BP board to hold meet in India this week
New Delhi: BP plc will hold its maiden board meeting in India this week as the Europe's second-biggest oil firm along with its partner Reliance Industries makes a case for market determined prices for natural gas.
Members of BP board including Chairman Carl-Henric Svanberg and CEO Bob Dudley arrived here today ahead of the board meeting, sources privy to the development said.
The Board will meet partner RIL Chairman Mukesh Ambani and are scheduled to travel to KG-D6 gas fields in Bay of Bengal.
The board will be accompanied by RIL Executive Director P M S Prasad to Kakinada, the landfall point of the KG-D6 gas, as well as the deep-sea fields. It was speculated that Ambani himself may travel with the board to RIL-BP's flagship KG-D6 fields but it could not be confirmed.
Dudley had revealed the impending meeting of BP board in New Delhi in a letter to the Prime Minister Manmohan Singh last month.
"I have asked the BP board of directors to hold their May meeting in India so that the members can see the challenges and opportunities themselves before they are asked to consider additional investments in India," he had written to Prime Minister on April 15. The letter was written soon after his meeting with Singh.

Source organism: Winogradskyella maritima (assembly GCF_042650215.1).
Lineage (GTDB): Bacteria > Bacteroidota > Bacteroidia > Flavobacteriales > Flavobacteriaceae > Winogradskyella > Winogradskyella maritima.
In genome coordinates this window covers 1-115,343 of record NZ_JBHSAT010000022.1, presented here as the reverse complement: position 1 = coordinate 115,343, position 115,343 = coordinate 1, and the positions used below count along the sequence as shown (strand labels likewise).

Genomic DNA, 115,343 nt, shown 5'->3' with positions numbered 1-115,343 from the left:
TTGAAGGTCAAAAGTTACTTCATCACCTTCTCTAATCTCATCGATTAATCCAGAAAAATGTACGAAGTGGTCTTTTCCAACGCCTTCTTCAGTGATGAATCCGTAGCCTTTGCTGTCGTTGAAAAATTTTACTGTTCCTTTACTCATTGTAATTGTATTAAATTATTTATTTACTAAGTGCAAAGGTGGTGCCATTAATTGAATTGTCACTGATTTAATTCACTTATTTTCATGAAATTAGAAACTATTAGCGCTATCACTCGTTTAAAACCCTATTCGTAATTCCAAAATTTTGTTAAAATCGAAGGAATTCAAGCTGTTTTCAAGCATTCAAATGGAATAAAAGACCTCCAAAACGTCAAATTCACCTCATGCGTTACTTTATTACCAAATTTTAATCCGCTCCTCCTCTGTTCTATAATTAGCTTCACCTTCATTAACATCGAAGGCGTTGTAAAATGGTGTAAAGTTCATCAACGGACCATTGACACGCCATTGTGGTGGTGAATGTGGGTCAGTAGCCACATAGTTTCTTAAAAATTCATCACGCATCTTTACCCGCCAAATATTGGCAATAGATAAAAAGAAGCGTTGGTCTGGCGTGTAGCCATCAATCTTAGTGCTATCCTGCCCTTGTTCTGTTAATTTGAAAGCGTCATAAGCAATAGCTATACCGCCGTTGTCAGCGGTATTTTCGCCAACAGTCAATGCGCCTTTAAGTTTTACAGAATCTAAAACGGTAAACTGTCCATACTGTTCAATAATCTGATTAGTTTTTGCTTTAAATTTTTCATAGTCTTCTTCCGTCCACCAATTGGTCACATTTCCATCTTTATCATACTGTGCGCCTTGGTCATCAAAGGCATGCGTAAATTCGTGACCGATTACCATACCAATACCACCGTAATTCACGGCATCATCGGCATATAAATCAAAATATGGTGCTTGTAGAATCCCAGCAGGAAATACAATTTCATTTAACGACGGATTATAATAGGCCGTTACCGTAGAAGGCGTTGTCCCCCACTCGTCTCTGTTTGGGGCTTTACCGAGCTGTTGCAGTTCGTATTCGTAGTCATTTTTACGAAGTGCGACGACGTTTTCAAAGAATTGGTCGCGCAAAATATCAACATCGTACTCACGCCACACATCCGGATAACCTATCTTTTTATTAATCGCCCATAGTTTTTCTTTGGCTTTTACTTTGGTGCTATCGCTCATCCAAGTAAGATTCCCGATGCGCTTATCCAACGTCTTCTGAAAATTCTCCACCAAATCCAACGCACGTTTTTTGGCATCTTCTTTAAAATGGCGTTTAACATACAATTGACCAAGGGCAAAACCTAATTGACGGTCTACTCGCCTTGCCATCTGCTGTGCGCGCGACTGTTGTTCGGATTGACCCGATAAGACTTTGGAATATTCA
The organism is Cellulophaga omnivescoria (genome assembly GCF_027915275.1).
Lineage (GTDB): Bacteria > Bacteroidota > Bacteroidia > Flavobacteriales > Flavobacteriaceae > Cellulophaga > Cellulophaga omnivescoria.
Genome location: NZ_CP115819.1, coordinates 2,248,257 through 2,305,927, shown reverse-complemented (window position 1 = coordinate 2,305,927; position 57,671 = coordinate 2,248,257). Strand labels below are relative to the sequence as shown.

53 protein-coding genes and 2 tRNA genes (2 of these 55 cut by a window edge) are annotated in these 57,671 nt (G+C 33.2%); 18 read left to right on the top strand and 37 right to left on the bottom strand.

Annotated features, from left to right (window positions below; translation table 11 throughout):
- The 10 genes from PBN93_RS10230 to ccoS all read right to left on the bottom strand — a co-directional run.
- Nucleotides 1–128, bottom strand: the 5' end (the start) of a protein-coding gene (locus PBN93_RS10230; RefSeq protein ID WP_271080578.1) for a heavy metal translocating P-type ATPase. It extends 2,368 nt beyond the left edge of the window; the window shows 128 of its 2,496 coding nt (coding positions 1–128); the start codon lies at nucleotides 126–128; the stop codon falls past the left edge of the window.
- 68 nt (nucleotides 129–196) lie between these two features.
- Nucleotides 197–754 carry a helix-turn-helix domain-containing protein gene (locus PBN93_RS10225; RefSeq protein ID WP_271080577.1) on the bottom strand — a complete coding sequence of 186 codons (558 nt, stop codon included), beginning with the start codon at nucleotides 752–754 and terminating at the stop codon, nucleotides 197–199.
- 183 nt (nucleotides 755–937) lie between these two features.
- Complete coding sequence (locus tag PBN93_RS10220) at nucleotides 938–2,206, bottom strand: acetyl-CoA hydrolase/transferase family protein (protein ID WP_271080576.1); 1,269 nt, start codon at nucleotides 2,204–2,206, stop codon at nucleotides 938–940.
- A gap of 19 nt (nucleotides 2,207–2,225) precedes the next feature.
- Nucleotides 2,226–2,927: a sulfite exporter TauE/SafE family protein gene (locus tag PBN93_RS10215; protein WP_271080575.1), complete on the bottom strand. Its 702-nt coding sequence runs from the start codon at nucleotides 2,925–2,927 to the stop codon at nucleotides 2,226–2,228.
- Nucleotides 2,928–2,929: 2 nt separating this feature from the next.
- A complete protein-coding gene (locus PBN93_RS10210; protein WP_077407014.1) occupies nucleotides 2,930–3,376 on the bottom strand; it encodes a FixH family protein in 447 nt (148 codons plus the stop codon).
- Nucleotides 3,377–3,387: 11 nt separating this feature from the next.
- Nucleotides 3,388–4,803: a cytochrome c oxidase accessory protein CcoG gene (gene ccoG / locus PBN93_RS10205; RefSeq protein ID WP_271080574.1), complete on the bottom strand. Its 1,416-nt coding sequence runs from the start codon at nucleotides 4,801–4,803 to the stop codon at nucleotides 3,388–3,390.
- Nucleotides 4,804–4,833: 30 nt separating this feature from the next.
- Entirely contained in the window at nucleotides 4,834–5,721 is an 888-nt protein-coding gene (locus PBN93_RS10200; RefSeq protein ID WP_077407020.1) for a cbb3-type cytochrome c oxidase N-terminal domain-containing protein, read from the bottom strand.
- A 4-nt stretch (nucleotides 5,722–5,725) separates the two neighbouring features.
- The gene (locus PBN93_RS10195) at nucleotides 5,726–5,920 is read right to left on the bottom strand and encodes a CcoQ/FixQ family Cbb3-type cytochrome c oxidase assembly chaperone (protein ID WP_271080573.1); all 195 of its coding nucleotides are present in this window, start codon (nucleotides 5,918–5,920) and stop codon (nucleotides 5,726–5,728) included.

MNCs bringing their boards to hold meetings here is symbolic of their ambitions linked to the country. PepsiCo, Goldman Sachs, Lenovo and Unilever are among those who have previously held board meeting in India.
BP had in 2011 bought 30 per cent stake in 21 oil and gas blocks of RIL including the producing KG-D6 and gas discovery area of NEC-25.
Dudley had last week asked the government to lay a clear road-map for replacing the current sub-market price for natural gas with market determined rates.
He told Prime Minister that the Rangarajan panel suggested pricing model, which would lead to domestic rates going up from USD 4.2 per million British thermal unit to about USD 8, would be roughly half way to international prices.
"If the government chooses the mid-way pricing recommendation of the Rangarajan Committee, I respectfully request the government to consider... 'an additional price incentive of USD 1.5 per mmBtu' for deepsea fields to compensate for high cost and exploration risks," he wrote.
Dudley said the government needs to come out with a schedule of "quarterly increases over the three-year period" to move to an "arms-length market determined price."
"In the Indian context, this is represented by the landed price of LNG," he said, adding that a clear pragmatic market-based policy to move India's gas price to the level of imported LNG will create a dynamic and powerful shift of India's industry.